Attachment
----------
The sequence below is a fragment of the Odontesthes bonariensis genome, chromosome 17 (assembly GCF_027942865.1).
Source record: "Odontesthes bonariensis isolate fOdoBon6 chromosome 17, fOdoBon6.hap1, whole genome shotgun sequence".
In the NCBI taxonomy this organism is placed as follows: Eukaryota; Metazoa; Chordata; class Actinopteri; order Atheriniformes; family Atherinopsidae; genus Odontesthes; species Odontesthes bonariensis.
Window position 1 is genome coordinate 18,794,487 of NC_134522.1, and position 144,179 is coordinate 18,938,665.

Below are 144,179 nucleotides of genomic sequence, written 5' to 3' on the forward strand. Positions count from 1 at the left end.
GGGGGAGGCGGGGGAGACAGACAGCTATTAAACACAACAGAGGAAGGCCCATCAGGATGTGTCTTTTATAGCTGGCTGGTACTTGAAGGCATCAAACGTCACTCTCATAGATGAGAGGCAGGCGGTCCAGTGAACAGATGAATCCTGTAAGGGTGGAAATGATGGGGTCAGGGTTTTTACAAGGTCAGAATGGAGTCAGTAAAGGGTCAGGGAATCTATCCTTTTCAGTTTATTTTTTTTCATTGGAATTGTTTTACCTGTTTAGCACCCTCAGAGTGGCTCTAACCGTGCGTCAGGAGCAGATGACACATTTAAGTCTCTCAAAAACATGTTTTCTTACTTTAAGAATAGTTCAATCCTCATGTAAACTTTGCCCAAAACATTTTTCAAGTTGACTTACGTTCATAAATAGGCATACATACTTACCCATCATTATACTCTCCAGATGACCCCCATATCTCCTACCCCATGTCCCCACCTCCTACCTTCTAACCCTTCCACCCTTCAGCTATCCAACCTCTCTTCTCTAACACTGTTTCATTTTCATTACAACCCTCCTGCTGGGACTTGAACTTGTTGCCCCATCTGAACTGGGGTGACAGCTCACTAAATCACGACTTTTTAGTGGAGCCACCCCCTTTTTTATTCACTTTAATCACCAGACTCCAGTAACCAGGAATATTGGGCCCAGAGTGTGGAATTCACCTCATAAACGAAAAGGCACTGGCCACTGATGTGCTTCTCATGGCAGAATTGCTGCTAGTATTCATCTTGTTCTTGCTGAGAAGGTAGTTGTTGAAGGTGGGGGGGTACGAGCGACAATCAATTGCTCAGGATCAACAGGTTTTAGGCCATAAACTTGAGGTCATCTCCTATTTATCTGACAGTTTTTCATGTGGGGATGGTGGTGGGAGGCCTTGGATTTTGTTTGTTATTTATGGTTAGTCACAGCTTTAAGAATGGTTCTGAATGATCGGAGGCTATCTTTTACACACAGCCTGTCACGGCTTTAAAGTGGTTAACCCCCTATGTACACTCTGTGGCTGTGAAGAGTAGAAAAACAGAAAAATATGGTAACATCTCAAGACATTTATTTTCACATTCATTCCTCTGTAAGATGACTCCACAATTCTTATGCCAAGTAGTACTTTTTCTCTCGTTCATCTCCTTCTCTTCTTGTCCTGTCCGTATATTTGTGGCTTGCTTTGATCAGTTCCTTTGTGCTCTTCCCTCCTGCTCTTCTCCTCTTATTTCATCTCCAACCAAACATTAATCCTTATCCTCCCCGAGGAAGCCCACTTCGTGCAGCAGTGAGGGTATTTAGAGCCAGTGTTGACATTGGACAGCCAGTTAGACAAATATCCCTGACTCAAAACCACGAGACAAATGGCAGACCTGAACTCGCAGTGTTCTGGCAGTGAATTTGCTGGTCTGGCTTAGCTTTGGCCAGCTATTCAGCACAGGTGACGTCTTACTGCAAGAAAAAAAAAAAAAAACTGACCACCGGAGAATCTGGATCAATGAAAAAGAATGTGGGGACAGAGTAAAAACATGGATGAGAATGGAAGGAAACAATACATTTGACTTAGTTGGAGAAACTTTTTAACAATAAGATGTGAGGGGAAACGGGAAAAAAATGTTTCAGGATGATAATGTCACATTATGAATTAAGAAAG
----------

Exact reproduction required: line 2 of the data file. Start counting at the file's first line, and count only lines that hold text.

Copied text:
Source record: "Odontesthes bonariensis isolate fOdoBon6 chromosome 17, fOdoBon6.hap1, whole genome shotgun sequence".